This week’s recipe is mostly a simple one – good for this time of year. And despite some of the gymnastics involved, because it’s roasted at such a high temperature, the chicken cooks very quickly.
This can be as simple as a chicken, salt, pepper and butter. I used a seasoning blend, but nothing fancy. Certainly some garlic inside or other fresh herbs wouldn’t go amiss – just don’t put too much to change the timing.
The whole idea behind this roasting method is to cook the bird on different sides to prevent the juices from settling out – or more accurately, settling outside of the breast area where poultry can sometimes be dry. The bird gets placed, then rotated into each succeeding position. I suppose with a big enough oven, it could be done on the rack, but that seemed unreasonably dangerous to me. With it sitting on top of the stove, it was easy enough to re-position the bird.
Once it’s reached it’s desired doneness, after about 45 minutes, the bird is removed from the oven, then manipulated into a rather unglamorous position, backside in the air. Kind of like those oh-so-funny pictures of mom leaning over for a package on Christmas morning. It gets propped up in a bowl (at least that’s how I read the directions, but in my typical fashion, I wasn’t willing to dirty up a bunch more dishes…so I left it in the original baking dish and positioned it resting on a small bowl).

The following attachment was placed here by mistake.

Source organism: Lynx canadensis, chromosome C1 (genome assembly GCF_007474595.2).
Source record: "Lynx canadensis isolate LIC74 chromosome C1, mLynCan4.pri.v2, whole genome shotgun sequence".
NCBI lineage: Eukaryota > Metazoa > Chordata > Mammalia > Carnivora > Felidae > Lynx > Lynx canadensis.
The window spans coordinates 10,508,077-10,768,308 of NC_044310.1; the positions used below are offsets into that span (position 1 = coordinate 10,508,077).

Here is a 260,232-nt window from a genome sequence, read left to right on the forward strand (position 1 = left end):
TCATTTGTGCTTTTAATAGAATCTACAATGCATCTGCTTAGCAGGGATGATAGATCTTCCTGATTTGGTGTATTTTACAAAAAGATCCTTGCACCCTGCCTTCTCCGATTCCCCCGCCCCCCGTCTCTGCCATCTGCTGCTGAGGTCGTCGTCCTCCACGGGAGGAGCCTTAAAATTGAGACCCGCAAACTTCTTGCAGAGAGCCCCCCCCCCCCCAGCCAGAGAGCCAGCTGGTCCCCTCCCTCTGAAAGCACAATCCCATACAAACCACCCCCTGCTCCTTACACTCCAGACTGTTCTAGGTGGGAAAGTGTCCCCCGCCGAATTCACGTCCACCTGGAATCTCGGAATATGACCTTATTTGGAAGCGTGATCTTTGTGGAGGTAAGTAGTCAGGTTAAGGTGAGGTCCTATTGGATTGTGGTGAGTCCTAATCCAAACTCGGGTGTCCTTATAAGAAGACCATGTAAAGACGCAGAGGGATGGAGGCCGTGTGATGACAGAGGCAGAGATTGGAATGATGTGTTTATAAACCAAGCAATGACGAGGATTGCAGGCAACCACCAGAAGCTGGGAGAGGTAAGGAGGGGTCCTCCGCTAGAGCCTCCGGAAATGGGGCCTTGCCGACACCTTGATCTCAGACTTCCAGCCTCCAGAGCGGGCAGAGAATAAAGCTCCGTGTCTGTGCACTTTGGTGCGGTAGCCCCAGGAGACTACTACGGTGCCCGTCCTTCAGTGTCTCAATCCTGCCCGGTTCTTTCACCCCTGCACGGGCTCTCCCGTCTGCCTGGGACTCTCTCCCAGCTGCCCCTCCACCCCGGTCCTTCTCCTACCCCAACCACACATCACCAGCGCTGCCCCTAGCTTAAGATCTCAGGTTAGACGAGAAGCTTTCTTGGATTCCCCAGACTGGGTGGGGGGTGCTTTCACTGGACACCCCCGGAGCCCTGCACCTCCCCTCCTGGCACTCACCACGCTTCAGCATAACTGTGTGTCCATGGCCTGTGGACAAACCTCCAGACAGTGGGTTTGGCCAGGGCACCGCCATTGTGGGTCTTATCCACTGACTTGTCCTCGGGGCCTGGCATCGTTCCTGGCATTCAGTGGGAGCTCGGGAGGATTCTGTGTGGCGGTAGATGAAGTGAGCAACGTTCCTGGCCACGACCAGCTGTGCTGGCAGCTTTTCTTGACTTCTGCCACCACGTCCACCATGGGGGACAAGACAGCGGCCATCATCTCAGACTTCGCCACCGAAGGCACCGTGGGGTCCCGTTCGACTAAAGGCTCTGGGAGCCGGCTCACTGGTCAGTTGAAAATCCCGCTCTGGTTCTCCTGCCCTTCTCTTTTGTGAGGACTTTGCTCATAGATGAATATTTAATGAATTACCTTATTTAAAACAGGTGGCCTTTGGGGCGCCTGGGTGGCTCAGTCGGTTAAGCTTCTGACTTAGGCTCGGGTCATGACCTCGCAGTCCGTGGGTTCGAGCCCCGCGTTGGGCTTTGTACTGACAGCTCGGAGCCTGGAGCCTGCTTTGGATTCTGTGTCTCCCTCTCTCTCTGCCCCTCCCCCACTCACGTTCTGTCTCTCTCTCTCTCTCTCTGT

Here’s where the wait part of hurry-up-and-wait-comes in. The bird is supposed to rest for 10-20 minutes. I decided on 20 because I thought there might be a reason for the high end of the wait – why not go all in!
At the end of the wait, I sliced the bird, and the breast meat was indeed very juicy.
So, it was pretty nice. What did I think? Well, I wondered the whole time I why I didn’t use this… or even this. and forget about the whole flipping effort by just roasting it upside down. But all of that said, the bird was very nice. And the juices will make some fabulous chicken stock and then soup. Was it the method? I’m not sure. Dorie has gotten me into buying a higher class of bird…so I usually don’t have any problems with a dry chook with my normal recipes. But this was fun to try, and did produce a nice result. It will be interesting to see how the other Doristas fared with this cooking method. You can look for them here.